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Page updated: 16/06/2015

 

'Future heritage' Twist Magazine- May/June 2015.

 

The British worsted fabric manufacturer Alfred Brown is looking ahead confidently as it marks its centenary this year. Jonathan Dyson reports..

Alfred Brown, one of the UK’s leading manufacturers of high-quality cloth, is celebrating its centenary this year, as the Leeds, West Yorkshire-based mill looks to build on its long and proud heritage, and capitalise on the growing demand for British fabric and provenance in the UK and overseas.

 

The family-run company was founded in 1915 when Herbert Brown, an established businessman and retailer, started his second company, Brown & Sons (Bramley), a mill weaving cloth for military uniforms. The company was re-named Alfred Brown (Worsted Mills) Ltd. in 1954. Alfred Brown was one of Herbert’s sons, and ran the company during the turbulent 1920’s and ‘30’s, ensuring the mill remained stable and successful.

 

Today, Alfred Brown is managed by fourth generation family members Ian and Nigel Brown as joint managing directors, as well as sales director Roger McArdle and production manager Michael Lee. Over the past year the production department has been bolstered by the arrival of Ben Brown, son of Ian Brown, and Stuart Kaye, who began his career with UK spinner Globe Worsted.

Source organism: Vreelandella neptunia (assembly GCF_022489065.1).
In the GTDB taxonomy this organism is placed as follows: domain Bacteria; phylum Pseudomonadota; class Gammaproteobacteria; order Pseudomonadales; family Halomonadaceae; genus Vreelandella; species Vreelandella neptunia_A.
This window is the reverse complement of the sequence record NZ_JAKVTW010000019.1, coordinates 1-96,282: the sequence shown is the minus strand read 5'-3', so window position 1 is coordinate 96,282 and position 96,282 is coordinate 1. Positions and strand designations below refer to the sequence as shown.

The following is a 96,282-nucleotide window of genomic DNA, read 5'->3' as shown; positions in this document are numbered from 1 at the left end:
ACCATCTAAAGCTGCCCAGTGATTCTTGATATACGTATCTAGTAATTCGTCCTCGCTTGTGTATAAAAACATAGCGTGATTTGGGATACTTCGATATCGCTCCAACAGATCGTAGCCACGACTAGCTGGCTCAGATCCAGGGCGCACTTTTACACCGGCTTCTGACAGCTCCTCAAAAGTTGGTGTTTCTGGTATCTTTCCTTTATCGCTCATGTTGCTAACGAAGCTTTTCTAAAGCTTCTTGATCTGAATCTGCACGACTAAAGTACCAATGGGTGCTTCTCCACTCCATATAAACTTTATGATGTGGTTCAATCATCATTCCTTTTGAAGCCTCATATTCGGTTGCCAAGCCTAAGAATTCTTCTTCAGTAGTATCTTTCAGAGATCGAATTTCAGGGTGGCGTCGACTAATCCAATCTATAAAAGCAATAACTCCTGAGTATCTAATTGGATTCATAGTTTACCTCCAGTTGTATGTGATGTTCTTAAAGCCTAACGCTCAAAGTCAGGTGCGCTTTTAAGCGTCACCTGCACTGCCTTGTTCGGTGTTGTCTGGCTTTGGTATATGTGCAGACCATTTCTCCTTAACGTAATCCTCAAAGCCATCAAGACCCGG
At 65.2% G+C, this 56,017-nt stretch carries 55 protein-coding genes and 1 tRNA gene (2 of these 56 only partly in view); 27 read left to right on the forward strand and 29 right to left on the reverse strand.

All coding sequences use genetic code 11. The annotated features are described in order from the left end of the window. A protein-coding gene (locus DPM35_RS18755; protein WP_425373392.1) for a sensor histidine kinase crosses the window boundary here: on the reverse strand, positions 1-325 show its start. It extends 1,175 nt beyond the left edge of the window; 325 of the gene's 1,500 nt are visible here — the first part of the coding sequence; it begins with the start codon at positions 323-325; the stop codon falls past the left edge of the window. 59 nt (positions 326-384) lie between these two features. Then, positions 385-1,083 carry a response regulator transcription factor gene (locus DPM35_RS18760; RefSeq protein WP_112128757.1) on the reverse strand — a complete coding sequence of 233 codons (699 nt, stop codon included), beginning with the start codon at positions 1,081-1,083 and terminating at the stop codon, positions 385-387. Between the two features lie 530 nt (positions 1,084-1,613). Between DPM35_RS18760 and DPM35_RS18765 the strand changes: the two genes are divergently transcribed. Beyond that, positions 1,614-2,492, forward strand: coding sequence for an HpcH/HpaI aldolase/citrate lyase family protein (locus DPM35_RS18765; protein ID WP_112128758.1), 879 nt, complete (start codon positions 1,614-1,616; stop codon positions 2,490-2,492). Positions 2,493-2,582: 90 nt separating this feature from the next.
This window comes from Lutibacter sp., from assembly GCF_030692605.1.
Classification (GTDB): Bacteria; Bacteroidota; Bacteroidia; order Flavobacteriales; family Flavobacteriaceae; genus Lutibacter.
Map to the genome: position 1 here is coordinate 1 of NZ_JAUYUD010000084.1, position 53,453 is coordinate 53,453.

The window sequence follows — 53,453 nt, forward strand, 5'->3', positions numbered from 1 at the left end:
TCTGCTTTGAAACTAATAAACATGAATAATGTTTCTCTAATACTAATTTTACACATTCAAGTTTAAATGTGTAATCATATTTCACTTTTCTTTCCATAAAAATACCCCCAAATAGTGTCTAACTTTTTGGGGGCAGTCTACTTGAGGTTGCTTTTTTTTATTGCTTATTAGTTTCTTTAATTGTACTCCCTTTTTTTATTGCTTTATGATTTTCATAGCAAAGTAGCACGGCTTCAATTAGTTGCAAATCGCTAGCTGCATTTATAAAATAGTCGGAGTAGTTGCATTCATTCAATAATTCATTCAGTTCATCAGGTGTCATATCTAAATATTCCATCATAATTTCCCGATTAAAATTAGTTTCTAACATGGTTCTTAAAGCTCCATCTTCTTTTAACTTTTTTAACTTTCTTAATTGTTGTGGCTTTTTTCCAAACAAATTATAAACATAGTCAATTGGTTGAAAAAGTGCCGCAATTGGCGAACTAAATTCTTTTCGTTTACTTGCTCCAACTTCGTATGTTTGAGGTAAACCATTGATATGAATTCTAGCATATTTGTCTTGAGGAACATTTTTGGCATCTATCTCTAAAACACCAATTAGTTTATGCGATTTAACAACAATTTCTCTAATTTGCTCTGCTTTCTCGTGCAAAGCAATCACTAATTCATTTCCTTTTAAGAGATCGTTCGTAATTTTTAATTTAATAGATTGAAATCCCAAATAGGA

Ian Brown told Twist that Alfred Brown’s long experience of producing high-quality demands and challenges, continue to place the future confidently. “Herbert Brown’s energy was typical of the time, and subsequent generations have grappled with economic recessions, and globalisation, meaning cheaper imports. But the story has been one of survival and success.”


Today, Alfred Brown specialises in fine worsted fabrics in pure new wool and wool with mohair, as well as wool blends with Lycra and polyester. With a capacity of 1.2 million metres per year, Alfred Brown is one of the few remaining British mills capable of producing bulk orders for hig street retailers as well as supplying smaller, niche brands, designer labels and tailors, and with consumers in the UK and elsewhere increasingly looking for British cloth, the mill’s total sales have grown by 20% over the past five years, according to the company.

 

Later this year, Alfred Brown will celebrate its centenary through a range of activities, including events with employees, suppliers and customers; the production of a special booklet detailing the history of the mill; a special centenary logo; and an updated website featuring a detailed timeline of the company’s history.